We hope you enjoyed the story you just read. It’s just one of many examples of incisive, deeply-reported journalism we publish—journalism that shifts the needle on important issues, uncovers malfeasance and corruption, and uplifts voices and perspectives that often go unheard in mainstream media. For nearly 160 years, The Nation has spoken truth to power and shone a light on issues that would otherwise be swept under the rug.

In a critical election year as well as a time of media austerity, independent journalism needs your continued support. The best way to do this is with a recurring donation. This month, we are asking readers like you who value truth and democracy to step up and support The Nation with a monthly contribution. We call these monthly donors Sustainers, a small but mighty group of supporters who ensure our team of writers, editors, and fact-checkers have the resources they need to report on breaking news, investigative feature stories that often take weeks or months to report, and much more.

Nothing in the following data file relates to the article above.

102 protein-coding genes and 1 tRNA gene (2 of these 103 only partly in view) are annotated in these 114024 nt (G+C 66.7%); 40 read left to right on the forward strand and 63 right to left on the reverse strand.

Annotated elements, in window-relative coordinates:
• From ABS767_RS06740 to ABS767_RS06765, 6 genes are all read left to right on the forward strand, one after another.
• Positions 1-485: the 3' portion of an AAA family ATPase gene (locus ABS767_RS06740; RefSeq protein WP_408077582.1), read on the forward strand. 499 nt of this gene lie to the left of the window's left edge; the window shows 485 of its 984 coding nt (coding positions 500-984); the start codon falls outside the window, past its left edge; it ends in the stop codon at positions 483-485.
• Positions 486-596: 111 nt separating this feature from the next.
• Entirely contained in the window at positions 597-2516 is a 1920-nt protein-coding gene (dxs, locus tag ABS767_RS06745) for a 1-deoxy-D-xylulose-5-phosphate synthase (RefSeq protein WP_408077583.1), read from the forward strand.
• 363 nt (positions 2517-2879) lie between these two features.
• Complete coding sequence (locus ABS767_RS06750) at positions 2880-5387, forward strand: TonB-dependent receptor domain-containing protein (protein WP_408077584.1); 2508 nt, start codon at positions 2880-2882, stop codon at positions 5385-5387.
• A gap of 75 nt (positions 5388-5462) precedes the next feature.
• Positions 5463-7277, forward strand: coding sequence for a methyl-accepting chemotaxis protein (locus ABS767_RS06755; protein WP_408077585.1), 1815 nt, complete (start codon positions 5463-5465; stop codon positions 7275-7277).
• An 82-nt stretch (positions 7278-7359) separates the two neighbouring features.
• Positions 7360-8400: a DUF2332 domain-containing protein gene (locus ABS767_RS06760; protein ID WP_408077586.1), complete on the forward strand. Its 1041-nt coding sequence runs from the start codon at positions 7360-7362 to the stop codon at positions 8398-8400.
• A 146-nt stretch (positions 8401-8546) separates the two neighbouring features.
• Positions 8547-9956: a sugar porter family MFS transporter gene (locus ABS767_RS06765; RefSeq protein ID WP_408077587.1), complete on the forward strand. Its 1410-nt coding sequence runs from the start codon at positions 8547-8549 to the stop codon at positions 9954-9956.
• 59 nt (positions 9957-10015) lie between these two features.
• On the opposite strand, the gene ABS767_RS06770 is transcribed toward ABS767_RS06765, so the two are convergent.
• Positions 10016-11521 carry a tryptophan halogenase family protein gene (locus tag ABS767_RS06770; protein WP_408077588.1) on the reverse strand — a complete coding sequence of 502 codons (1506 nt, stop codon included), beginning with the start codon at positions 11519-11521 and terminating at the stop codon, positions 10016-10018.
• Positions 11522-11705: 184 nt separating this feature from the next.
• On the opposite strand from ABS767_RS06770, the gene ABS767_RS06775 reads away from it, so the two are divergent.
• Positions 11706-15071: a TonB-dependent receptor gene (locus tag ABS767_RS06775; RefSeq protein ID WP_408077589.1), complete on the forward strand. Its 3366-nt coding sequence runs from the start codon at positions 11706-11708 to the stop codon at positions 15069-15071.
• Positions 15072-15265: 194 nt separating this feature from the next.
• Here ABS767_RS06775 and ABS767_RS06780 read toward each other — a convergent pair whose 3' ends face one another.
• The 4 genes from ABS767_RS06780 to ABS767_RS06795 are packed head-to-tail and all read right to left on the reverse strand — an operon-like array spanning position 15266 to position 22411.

There’s a lot to talk about in the coming months, from the presidential election and Supreme Court battles to the fight for bodily autonomy. We’ll cover all these issues and more, but this is only made possible with support from sustaining donors. Donate today—any amount you can spare each month is appreciated, even just the price of a cup of coffee.

The Nation does not bow to the interests of a corporate owner or advertisers—we answer only to readers like you who make our work possible. Set up a recurring donation today and ensure we can continue to hold the powerful accountable.

Thank you for your generosity.

Ad Policy